Hayward’s New England Gazetteer (1839) page 139
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long bridges connecting Moose isl- 1
and with Dennysville and Perry;
each cost $10,000. Eastport and
Lubec are the chief towns in Pas-
samaquoddy bay, and are extensive-
ly engaged in the fisheries, and the
trade of the extensive waters of the
river St. Croix and Bay of Fundy.
Tonnage of Passamaquoddy bay,
Cobscook Bay and its trib-
utary waters, on the west, give to
Eastport a large trade in lumber.
Moose Island contains 2,150 acres
of rough land. It was first settled
in 1780. In 1790 it contained only
244 inhabitants. There are nowon
the Island a handsome village, con-
taining 60 wharves, 80 stores, 5
meeting-houses, a United States
garrison, and 5,000 inhabitants.

East 'Windsor, Ct.

Hartford co. First settled 1680.
Taken from Windsor, 1768. This
is an excellent township of land.
Its extensive meadows on the east
side of Connecticut river are of
uncommon fertility and beauty.
Among the various agricultural pro-
ducts with which this town abounds,
tobacco has been cultivated with
success, and manufactured. It is
said that 70,000 bushels of rye has
been raised in a season. Scantic
river, a considerable mill stream,
passes through the north part of
the town, and gives it the name of
Scantic. The village of Wapping
is in the S. E. section of the town.
The principal street, about a mile
hack of the river, is the village,
running the whole length of the
town, wide, neatly built and beauti-
fully shaded. East Windsor lies 8
miles N. from Hartford. Popula-
tion, 1830, 2,129.

Raton, N. H.,

Stratford co., lies 60 miles N.
E. from Concord and 55 N. N. E.
from Dover, and is bounded E. by
Maine. Population, 1830, 1,432.
The soil of the uplands, which are
quite uneven, is moderately good,
and the plains furnish excellent
pine timber. There are several
small ponds in this town. Eaton
was granted Nov. 7,1776, to Clem-
ent March and 65 others.

Eddington, Me.

Penobscot co. This town lies on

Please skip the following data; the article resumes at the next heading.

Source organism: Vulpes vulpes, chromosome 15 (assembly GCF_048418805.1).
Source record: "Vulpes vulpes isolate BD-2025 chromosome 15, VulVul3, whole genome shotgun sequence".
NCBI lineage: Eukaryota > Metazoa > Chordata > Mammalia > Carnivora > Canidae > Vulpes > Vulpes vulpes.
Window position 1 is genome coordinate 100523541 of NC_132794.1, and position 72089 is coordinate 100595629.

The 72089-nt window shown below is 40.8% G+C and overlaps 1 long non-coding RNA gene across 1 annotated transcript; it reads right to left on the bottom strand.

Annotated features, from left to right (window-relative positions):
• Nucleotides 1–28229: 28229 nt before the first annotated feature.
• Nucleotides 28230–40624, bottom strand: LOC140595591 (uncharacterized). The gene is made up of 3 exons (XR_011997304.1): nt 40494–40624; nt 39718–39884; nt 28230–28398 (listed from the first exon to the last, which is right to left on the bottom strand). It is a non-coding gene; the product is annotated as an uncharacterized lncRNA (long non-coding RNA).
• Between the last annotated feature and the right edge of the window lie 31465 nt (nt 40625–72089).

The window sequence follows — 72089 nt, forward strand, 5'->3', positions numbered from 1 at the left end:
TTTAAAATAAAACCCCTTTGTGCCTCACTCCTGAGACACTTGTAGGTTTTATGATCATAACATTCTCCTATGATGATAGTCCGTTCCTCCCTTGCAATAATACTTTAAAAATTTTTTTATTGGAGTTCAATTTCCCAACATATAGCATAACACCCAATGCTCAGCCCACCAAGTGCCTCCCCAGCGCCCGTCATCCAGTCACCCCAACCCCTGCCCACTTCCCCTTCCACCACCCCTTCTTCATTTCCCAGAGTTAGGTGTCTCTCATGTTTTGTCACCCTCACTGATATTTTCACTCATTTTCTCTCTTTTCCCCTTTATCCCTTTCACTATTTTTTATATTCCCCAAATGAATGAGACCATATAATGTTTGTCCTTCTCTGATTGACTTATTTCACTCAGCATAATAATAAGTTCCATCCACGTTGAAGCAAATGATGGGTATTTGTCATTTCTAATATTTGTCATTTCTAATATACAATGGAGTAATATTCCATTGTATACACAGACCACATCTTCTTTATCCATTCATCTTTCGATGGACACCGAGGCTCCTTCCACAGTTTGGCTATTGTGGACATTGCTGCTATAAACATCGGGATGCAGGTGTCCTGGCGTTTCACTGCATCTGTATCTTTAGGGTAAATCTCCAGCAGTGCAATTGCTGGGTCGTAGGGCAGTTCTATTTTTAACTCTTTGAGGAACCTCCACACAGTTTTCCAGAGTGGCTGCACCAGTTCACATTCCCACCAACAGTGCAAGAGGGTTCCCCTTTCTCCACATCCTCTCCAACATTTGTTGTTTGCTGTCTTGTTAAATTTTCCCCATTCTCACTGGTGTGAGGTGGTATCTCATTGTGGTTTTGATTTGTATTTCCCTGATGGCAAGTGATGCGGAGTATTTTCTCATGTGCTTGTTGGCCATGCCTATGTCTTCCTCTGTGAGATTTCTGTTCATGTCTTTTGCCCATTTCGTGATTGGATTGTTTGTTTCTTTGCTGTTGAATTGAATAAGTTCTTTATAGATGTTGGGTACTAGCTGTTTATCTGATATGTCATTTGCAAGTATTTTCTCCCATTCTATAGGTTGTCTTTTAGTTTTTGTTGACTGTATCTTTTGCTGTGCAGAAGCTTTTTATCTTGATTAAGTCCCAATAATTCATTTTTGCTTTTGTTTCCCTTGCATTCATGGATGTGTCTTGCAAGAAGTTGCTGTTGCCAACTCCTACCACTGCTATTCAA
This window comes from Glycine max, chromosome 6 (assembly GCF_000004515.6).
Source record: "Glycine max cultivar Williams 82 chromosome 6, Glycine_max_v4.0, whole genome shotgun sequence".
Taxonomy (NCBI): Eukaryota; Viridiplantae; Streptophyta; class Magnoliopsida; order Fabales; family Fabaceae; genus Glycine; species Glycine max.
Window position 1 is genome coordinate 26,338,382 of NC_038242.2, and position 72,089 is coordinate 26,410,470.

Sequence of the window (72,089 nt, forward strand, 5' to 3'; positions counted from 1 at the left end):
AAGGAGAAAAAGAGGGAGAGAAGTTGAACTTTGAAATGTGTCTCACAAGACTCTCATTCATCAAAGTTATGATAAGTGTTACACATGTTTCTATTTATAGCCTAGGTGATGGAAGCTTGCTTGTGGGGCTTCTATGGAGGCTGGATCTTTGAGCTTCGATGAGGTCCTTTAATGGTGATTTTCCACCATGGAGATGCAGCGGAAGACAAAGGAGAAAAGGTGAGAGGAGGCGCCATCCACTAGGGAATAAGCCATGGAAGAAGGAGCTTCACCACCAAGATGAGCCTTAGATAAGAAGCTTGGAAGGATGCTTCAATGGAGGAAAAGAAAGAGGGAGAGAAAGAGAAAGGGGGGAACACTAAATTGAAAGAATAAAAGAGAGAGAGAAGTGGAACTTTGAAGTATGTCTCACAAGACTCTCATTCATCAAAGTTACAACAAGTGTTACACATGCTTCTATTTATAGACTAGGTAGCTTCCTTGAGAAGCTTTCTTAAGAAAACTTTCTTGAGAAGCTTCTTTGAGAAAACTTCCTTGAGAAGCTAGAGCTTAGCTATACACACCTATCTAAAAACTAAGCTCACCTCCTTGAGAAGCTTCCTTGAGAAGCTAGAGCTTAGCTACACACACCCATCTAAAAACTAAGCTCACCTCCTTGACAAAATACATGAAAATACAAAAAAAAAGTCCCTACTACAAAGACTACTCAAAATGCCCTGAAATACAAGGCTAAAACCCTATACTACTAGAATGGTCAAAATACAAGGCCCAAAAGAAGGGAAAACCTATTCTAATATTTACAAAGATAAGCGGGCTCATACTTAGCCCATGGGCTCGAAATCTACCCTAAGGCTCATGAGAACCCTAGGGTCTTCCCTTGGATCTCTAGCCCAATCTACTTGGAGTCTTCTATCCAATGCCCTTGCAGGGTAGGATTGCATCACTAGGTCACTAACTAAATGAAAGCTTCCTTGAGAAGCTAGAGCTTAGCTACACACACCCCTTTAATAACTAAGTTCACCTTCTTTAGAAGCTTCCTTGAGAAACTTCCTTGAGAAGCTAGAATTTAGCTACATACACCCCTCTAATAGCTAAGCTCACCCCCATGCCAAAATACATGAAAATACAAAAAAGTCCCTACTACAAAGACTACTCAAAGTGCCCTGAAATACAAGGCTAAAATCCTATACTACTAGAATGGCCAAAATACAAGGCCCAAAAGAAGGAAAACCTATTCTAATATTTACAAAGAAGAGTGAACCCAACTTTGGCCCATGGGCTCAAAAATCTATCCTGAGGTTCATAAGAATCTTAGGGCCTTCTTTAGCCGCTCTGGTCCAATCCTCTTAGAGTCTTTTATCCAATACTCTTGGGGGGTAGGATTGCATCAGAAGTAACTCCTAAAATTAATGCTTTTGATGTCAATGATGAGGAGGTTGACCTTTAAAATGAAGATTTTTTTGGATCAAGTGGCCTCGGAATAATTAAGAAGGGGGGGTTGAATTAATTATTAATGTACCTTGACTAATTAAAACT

the east side of Penobscot river, 6
miles above, and N. N. E. from
Bangor, and 70 N. E. by E. from
Augusta. The village is pleasantly
situated at the “ Bend ” of the river.
The soil of the town is good and well
wooded. It produced, in 1837,2,414
bushels of wheat. Population, 183?

' 558.

Eden, Me.,

Hancock co., situated on the north
part of the island of Mount Desert,
and taken from the town of Mount
Desert (which formerly comprised
the whole island) 1795. First set-
tled, 1763. Eden lies 92 miles E.
from Augusta, and about 18 S. by E.
from Ellsworth. Population, 1837,
1,024. The town has a good soil,
good harbors, and possesses great
advantages for the shore fishery.
It U said that 500 bushels of cran-
berries have been picked in Eden
in a season. Cranberry isles lie
on the coast, about 3 miles south.

Eden, Vt.

Lamoille co. This township was
granted to “ Col. Seth Warner and
his associates, our worthy friends,
the officers and soldiers of his regi-
ment in the line of the continental
army,” August 28, 1781.    “ Our

friends,” for their patriotic services,
certainly deserved a better town-
ship than this, for it is mountainous,
rocky and cold ; it is however good
for grazing, and produces some fine
beef cattle and sheep. It is water-
ed by Green river and Wild Branch.
Several ponds in the town afford,
good fishing. Eden lies 30 miles
N. from Montpelier, and is hound-
ed S. by Hvdepark. Population,
1830, 461.


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